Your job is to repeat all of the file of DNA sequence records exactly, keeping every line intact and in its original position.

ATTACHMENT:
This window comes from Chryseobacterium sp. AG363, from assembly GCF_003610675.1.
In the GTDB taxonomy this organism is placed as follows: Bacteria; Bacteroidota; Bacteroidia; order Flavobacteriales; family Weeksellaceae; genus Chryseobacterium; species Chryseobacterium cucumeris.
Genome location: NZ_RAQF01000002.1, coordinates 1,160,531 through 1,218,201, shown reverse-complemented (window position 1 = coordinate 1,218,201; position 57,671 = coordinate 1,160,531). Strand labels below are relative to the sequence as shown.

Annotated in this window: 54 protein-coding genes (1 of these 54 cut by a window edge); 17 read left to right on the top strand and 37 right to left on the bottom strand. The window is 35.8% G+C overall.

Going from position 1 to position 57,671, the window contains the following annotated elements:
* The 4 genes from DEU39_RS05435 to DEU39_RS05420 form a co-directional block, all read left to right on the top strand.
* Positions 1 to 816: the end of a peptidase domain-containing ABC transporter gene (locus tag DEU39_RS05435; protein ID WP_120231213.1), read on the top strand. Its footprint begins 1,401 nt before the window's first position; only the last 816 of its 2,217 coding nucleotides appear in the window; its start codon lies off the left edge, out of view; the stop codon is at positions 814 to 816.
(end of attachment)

This window comes from Chryseobacterium sp. AG363, from assembly GCF_003610675.1.
In the GTDB taxonomy this organism is placed as follows: Bacteria; Bacteroidota; Bacteroidia; order Flavobacteriales; family Weeksellaceae; genus Chryseobacterium; species Chryseobacterium cucumeris.
Genome location: NZ_RAQF01000002.1, coordinates 1,160,531 through 1,218,201, shown reverse-complemented (window position 1 = coordinate 1,218,201; position 57,671 = coordinate 1,160,531). Strand labels below are relative to the sequence as shown.

Annotated in this window: 54 protein-coding genes (1 of these 54 cut by a window edge); 17 read left to right on the top strand and 37 right to left on the bottom strand. The window is 35.8% G+C overall.

Going from position 1 to position 57,671, the window contains the following annotated elements:
* The 4 genes from DEU39_RS05435 to DEU39_RS05420 form a co-directional block, all read left to right on the top strand.
* Positions 1 to 816: the end of a peptidase domain-containing ABC transporter gene (locus tag DEU39_RS05435; protein ID WP_120231213.1), read on the top strand. Its footprint begins 1,401 nt before the window's first position; only the last 816 of its 2,217 coding nucleotides appear in the window; its start codon lies off the left edge, out of view; the stop codon is at positions 814 to 816.